• Symbols aren’t everything, but they are something. The Confederate flag conversation began almost immediately after the shootings. I heard people remark that it was “tacky” and “disrespectful” to talk about the flag before the victims were even buried. My thoughts on this were very different. One of the victims, Reverend Senator Clementa Pinckney fought to have this flag removed before his death (and mandatory body cameras on police officers as a result of the Walter Scott tragedy which occurred about 2 months prior to the shooting; you can read more about that here). The thought of Sen. Pinckney’s viewing at the state house occurring while the flag was still up was sickeningly ironic. (officials did cover a window in the state house so it couldn’t be seen). The Confederate flag has become a symbol of hate. You can argue what its roots were, that its meaning has been co-opted by racists, that “the flag didn’t climb down off the flagpole and kill those people”, etc. The bottom line for me as a person of faith is if my brother and sister are offended by this flag, if they have a visceral response to it when they see it, if they remember their forefathers and foremothers being wrapped in it after being killed by the KKK, then it needs to come down. This is not only civil, or polite, but CHRISTLIKE. People before symbols. IMG_5048
  • Policies aren’t everything, but they are something. Gun control. Mental health services. Something needs to happen. We can no longer pretend that our love affair with guns is a healthy one.
  • Reconciliation and peacemaking is holy work. We are all called to this. What does this mean exactly? For my friends Bill Stanfield and Evelyn Oliveira, it means living among the people they are serving at Metanoia. But what about for me? For you? Will this tragedy be a passing atrocity that I allowed to change me for a short amount of time, or will it transform my worldview, and thus my actions? Tragedy, especially at your front door, fosters self-reflection, but my prayer for myself, my family and our community as a whole is that it will truly change the very fiber of who we are.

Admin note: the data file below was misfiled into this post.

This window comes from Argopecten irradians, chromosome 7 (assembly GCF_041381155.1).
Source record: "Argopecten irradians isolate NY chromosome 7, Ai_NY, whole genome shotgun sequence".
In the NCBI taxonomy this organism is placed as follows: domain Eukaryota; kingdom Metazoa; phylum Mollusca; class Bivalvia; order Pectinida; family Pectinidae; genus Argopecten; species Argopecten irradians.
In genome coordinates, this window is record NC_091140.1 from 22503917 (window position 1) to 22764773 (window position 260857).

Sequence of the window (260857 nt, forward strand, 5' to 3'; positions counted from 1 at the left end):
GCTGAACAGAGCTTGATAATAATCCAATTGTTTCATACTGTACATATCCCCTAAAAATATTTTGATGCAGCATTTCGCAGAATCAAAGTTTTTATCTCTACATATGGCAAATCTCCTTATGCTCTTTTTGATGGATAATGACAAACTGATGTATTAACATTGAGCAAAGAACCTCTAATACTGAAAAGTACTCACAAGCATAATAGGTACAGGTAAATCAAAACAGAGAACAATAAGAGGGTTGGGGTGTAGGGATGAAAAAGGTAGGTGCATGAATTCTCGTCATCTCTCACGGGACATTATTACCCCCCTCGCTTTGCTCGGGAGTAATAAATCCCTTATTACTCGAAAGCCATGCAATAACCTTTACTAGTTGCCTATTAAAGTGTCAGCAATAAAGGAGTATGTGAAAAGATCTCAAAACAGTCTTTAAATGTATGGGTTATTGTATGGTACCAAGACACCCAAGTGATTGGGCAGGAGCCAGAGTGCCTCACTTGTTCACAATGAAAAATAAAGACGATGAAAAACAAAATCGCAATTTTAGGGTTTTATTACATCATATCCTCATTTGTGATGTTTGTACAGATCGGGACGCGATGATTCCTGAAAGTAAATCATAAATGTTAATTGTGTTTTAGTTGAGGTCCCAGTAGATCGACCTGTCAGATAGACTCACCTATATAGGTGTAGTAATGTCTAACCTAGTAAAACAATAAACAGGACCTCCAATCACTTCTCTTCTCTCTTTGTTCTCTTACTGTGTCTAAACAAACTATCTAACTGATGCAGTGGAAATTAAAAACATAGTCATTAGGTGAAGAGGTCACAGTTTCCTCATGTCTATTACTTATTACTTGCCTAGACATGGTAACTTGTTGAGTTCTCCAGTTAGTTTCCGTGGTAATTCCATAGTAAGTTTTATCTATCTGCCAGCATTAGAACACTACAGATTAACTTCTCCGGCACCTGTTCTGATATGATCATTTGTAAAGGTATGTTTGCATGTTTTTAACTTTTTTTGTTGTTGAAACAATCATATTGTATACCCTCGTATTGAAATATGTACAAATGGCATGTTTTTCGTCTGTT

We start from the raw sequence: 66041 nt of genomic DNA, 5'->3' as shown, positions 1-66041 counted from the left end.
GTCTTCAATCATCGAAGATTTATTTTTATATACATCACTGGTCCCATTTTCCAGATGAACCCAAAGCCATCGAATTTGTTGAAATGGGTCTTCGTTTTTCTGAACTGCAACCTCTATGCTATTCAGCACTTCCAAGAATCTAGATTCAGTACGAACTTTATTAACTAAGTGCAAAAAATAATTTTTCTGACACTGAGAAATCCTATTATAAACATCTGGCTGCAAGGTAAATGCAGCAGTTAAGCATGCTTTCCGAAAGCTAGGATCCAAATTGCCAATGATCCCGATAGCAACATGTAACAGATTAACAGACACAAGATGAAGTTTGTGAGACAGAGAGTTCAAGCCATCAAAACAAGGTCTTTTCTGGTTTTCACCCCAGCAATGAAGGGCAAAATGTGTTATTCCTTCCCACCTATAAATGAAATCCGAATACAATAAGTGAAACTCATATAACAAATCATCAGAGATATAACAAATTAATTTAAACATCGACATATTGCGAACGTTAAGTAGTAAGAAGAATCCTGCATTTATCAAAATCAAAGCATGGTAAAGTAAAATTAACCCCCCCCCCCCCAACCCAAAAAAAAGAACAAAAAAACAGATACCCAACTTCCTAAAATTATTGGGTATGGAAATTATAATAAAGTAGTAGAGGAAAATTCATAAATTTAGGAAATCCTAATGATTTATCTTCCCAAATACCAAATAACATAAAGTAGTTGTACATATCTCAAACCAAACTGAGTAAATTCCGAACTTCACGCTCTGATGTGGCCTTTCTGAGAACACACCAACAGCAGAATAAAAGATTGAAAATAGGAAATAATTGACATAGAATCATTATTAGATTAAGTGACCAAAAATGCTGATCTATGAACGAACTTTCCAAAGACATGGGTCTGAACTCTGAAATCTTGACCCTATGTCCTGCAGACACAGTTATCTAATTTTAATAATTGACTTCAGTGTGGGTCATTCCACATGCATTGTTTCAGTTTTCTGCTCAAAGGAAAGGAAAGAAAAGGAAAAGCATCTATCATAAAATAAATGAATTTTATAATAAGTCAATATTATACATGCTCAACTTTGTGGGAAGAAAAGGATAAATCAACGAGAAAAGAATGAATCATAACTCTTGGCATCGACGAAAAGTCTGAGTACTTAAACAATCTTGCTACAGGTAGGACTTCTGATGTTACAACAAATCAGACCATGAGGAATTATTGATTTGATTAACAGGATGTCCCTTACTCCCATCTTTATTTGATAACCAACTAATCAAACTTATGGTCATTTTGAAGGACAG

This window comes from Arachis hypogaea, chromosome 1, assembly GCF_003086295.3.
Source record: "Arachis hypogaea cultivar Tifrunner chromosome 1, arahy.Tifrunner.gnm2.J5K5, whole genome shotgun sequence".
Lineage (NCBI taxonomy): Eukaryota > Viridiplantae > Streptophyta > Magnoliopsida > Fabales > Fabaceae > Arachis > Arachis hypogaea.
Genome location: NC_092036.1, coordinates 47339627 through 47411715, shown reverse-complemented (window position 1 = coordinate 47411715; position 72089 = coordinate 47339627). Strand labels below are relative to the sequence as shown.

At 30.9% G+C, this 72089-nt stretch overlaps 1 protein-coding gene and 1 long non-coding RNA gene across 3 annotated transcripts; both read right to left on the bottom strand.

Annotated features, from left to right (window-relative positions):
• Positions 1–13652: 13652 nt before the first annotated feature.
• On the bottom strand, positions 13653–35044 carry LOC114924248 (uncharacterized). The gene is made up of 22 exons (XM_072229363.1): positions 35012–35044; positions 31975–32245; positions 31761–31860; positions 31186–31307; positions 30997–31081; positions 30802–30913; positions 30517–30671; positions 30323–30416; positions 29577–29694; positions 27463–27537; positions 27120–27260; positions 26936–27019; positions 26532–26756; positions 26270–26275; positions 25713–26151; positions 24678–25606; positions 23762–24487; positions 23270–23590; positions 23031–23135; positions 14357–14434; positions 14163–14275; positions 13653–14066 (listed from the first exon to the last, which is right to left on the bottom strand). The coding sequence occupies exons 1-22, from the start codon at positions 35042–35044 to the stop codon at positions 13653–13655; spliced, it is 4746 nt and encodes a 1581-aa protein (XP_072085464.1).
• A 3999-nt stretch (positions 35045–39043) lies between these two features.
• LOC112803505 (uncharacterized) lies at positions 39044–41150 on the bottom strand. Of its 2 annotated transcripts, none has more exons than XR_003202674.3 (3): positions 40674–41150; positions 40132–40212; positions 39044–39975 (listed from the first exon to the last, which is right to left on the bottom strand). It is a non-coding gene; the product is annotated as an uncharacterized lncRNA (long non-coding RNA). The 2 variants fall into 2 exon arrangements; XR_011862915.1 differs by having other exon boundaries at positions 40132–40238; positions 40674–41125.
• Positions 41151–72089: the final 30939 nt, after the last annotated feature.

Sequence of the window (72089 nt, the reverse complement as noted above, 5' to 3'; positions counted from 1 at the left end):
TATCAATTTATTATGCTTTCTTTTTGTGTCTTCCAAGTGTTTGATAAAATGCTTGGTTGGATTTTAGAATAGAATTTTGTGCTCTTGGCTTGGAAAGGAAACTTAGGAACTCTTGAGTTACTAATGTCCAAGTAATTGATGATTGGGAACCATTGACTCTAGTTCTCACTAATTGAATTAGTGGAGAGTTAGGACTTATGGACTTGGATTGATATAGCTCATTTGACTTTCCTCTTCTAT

• Forgiveness is a choice. When the families offered the gift of forgiveness just days after the massacre, I was talking to an African American colleague who grew up in the Civil Rights era. I asked her, “How can these families give forgiveness so quickly?” She said, “You say it with your mouth. You lean into it. You say it so that the action will follow so that not one seed of hate has room to grow.” It was then that I realized that even the act of forgiveness is different for my African American brothers and sisters. My white privilege allows me to fester, to be angry, to harbor resentment and grudge. For my colleague, for the families, their history of oppression has not afforded them that luxury.
  • Not talking to your children about race sends a message. Although my children are very young and cannot grasp what happened that fateful Wednesday night, fear overcame me. The thought that we are raising children in a world where churches and schools are no longer safe terrifies me. So what would I tell them if they were older? I hope that we could have open conversations about our own biases (we all have them) and that to voice and recognize them is the beginning of change. I hope that we will teach them that there are privileges that automatically come with having white skin and their job is to be aware of this and to listen to their friends of color to really hear others’ experiences. Whereas I will converse with my two boys about white privilege, their African American friends’ mothers will talk about the danger of wearing hoodies and the assumptions that police officers may make because of the color of their skin. Even if these conversations are awkward, they need to happen. Silence sends another message: it isn’t important, we are too uncomfortable to talk about these things, and worst of all, we don’t care.
  • Love wins….every single time. I cannot say enough about how my beloved hometown reacted to the tragedy that occurred. Dylann Roof allegedly said he killed those kind souls to “start a race riot.” That, most certainly, did not happen. The Sunday after the shootings, an expected crowd of 5,000 walked our city’s most visible icon, the Ravenel Bridge. Estimates are that upwards of 10-15,000 showed up, including some of the children of the victims. Love wins. IMG_4956 As the victims were being buried, there were rumors swirling that Westboro “Baptist” Church would be coming to picket: another attempt to smear our city with hate. Instead, a grassroots Facebook movement emerged of volunteers to be “human shields” so that families could grieve peacefully. One of those volunteers held up a “Love Wins” sign as Jennifer Pickney, Clementa Pickney’s widow, exited the church. Mrs. Pinckney hugged the volunteer and whispered into her ear “every single time.” IMG_5091